Matthew has always been a fixer, he’s always wanted to repair the damage that’s been done, no matter how much more damage it will create. Internally, he believes he’s doing the right thing, and I think Nicole gets an air of that when she goes to Beatrice’s house. The plan is misguided–completely misguided–he’s just trying to yield the result that he’s just trying to do the human thing here and be a father to his son. And now that Matthew’s thrown the Hail Mary pass with terrible results, he’s ready to move on with his life a little bit.

There are flashback scenes of teenage Maggie witnessing her parents fighting. Why was that important to portray now?
I think Maggie has always had this trouble with intimacy. In Season 1, we explored that a lot with her polyamorous relationship. In the end, she kind of diverted away from that potential intimacy. And this season, she’s created this false relationship with this guy, that is basically the opposite of intimacy. And we really want to narrow in on this point of, ‘Well, how’d she get that way?’ Because Maggie is super singular in that way, almost to the point where it was difficult to see where these things came from, and I think we really took a step back, really went into her past, dug through that, and we started to ask, ‘Well, what must of it been like to live in this household?’

What we kind of fell upon and discovered and talked about was this idea that she grew up in a place that was an intimacy vacuum, so to speak. And I think in that scene, we get just a little snippet of that experience. We realize that Janine and Gerald’s marriage was not perfect. It’s at a different place now, but back then it was not perfect. And I think it informed the way she related with this idea of intimacy moving forward. We just wanted to give the audience a glimpse of why she is the way she is.

Maggie and Raza end up sleeping together. What’s going on with them?
What happened at the end of the episode is they connect physically, they have sex, and these are two people who have shown each other one of their cards in the hole, so to speak. Raza admitted that his parents don’t know about the marriage. He’s sharing a slice of himself. And Maggie has been an open book since the start of their fake marriage. So these are two people who have kind of shared a lot with each other, aren’t afraid to tell each other what they think, but still have that respect for one another that Maggie feels she isn’t getting from the rest of her family . . . But what will happen–and is more a marker of their relationship, their fake marriage building into something–is this idea of how much more vulnerable they’ll be with one another, and that takes us to surprising places.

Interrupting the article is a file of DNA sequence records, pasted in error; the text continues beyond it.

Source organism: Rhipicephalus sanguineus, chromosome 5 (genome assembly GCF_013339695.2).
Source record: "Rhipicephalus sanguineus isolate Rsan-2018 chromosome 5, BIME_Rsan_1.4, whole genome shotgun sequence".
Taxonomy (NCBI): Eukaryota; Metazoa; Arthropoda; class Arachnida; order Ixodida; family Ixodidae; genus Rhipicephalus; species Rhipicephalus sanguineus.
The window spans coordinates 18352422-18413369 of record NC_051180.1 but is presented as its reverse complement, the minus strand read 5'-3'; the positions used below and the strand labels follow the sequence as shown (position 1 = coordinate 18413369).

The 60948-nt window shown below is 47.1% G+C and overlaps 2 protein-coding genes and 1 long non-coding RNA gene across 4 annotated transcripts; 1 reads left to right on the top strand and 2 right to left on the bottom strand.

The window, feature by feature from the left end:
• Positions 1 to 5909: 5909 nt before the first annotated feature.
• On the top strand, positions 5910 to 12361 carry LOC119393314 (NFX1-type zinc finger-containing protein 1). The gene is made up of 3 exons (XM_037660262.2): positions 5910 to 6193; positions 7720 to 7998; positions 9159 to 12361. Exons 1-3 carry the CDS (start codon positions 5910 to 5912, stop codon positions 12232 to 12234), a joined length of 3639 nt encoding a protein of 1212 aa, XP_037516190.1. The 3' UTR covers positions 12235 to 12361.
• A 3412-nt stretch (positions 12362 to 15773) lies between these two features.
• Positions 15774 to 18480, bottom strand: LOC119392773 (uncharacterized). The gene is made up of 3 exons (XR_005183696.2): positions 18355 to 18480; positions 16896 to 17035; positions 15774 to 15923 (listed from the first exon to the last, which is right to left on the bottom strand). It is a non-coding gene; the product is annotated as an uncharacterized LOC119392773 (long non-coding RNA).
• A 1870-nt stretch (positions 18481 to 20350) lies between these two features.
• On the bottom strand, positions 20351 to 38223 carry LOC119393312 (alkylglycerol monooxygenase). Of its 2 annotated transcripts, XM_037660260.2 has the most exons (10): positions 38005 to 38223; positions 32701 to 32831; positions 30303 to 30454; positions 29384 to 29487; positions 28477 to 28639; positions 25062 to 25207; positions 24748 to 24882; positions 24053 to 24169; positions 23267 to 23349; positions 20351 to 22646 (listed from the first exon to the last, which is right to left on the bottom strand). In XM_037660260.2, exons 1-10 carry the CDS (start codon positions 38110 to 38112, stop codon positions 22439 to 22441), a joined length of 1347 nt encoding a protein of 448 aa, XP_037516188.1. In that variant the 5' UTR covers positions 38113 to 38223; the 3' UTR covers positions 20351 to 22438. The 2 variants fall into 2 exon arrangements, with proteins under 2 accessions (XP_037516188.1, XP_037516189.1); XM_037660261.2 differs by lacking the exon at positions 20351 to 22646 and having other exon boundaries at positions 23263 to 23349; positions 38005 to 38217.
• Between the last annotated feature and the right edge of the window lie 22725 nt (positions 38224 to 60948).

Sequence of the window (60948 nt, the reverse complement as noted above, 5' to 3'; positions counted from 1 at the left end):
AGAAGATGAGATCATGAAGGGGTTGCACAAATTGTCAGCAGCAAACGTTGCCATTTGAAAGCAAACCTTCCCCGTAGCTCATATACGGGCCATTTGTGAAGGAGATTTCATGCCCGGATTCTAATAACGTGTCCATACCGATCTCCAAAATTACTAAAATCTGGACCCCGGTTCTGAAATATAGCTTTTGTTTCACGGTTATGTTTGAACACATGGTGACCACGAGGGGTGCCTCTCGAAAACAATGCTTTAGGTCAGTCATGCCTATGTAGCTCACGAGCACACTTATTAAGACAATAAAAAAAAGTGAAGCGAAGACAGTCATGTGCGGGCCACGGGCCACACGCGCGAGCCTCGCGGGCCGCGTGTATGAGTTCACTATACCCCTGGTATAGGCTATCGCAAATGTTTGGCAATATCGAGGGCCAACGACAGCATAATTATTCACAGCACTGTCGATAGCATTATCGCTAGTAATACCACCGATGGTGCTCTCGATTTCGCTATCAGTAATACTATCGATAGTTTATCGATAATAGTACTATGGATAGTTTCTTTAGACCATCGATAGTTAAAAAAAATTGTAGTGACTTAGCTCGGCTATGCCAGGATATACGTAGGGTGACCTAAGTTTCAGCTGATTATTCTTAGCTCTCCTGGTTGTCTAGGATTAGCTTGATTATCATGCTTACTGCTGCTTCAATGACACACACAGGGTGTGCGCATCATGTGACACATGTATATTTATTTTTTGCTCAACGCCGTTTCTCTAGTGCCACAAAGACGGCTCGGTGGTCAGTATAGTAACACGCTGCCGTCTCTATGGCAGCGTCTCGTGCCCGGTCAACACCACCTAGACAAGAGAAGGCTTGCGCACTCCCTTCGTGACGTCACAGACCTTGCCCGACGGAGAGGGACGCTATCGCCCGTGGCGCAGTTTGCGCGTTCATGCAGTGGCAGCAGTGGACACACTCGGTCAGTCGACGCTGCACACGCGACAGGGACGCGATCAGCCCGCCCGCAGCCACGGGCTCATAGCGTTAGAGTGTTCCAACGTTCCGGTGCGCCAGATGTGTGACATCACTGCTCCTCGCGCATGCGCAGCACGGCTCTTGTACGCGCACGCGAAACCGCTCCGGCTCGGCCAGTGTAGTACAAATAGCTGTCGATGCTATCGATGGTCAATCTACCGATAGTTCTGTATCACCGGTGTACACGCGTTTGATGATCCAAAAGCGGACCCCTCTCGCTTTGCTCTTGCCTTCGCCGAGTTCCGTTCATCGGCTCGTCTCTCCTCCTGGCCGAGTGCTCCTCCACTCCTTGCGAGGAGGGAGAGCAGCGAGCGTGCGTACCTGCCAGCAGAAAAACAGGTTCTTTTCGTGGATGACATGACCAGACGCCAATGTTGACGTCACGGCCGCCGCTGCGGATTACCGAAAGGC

Oliver used an unconventional approach to get his art in front of Alexis. Is this a step forward for him?
He got what he wanted from that situation, which was just to be seen, and so that was a small victory for Oliver. I think for us, the viewer, looking down at this we’re like, ‘What are you thinking? You’re like putting all your stuff in there, setting up your installation.’ For a lot of people, that would be grounds to call the cops, and a lot of people would have. But to Oliver’s credit and to his art’s credit, she took a moment and she looked at it and I think there was a glimpse there where we’re with her and we’re like, ‘What is this exactly? I don’t know, but it’s kind of cool.’ So I would argue that it’s almost a little bit of a victory for him even though the means he took to get there were very misguided.

What was your favourite part of the episode to write?
Can I say the entire fourth act? I just love it. The whole back quarter of this episode for me, it evokes the best things about this show for me. I mean–especially when [Natalie] is sitting with Dr. Lyle and getting this news–everything from the direction to the sound to the dialogue to everything, it really just sings in that scene. It’s just so simple. We stay on her, we see her reacting to this news, and we’re just still. Everything is just still. And from there, we kind of launch into this wonderful sequence of letting go. And when she returns Jude the cat, and you have “Downtown” by Majical Cloudz playing overtop, it’s hard to retain any sense of straightfaceness, you know? Bye, bye composure. It was a pleasure having to work on every part of this episode, and it’s a credit to the writers on the team, the crew, obviously the cast, the director. I’m really proud of it.

This Life airs Sundays at 9 p.m. on CBC.

Images courtesy of CBC.

A.R. Wilson

A.R. Wilson

A.R. Wilson has been interviewing actors, writers and musicians for over 20 years. In addition to TV-Eh, her work has appeared in Curve, ROCKRGRL, Sound On Sight and Digital Journal. A native of Detroit, she grew up watching Mr. Dressup and The Friendly Giant on CBC, which led to a lifelong love of Canadian television. Her perpetual New Year's resolution is to become fluent in French.
A.R. Wilson